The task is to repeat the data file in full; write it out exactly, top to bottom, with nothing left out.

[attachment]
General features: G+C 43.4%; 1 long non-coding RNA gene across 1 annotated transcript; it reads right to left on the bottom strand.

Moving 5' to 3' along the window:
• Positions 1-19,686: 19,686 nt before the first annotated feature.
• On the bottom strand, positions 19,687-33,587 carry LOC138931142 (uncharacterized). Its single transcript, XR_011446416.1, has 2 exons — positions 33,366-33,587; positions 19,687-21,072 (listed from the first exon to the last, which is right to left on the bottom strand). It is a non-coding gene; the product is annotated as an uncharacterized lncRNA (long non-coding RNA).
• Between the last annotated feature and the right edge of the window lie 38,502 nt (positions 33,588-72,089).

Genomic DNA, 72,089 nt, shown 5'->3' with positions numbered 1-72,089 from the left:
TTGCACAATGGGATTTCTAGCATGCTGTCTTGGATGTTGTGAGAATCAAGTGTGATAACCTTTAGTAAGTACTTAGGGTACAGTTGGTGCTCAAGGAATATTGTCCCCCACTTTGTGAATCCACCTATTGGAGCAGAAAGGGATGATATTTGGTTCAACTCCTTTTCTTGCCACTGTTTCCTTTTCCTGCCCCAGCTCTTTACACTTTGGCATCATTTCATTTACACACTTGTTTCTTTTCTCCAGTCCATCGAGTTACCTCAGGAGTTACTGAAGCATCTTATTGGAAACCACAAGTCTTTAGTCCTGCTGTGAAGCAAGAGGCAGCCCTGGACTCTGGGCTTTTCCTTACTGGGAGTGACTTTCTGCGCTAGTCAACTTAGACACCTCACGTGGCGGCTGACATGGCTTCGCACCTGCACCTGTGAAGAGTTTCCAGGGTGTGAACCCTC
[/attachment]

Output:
General features: G+C 43.4%; 1 long non-coding RNA gene across 1 annotated transcript; it reads right to left on the bottom strand.

Moving 5' to 3' along the window:
• Positions 1-19,686: 19,686 nt before the first annotated feature.
• On the bottom strand, positions 19,687-33,587 carry LOC138931142 (uncharacterized). Its single transcript, XR_011446416.1, has 2 exons — positions 33,366-33,587; positions 19,687-21,072 (listed from the first exon to the last, which is right to left on the bottom strand). It is a non-coding gene; the product is annotated as an uncharacterized lncRNA (long non-coding RNA).
• Between the last annotated feature and the right edge of the window lie 38,502 nt (positions 33,588-72,089).

Genomic DNA, 72,089 nt, shown 5'->3' with positions numbered 1-72,089 from the left:
TTGCACAATGGGATTTCTAGCATGCTGTCTTGGATGTTGTGAGAATCAAGTGTGATAACCTTTAGTAAGTACTTAGGGTACAGTTGGTGCTCAAGGAATATTGTCCCCCACTTTGTGAATCCACCTATTGGAGCAGAAAGGGATGATATTTGGTTCAACTCCTTTTCTTGCCACTGTTTCCTTTTCCTGCCCCAGCTCTTTACACTTTGGCATCATTTCATTTACACACTTGTTTCTTTTCTCCAGTCCATCGAGTTACCTCAGGAGTTACTGAAGCATCTTATTGGAAACCACAAGTCTTTAGTCCTGCTGTGAAGCAAGAGGCAGCCCTGGACTCTGGGCTTTTCCTTACTGGGAGTGACTTTCTGCGCTAGTCAACTTAGACACCTCACGTGGCGGCTGACATGGCTTCGCACCTGCACCTGTGAAGAGTTTCCAGGGTGTGAACCCTC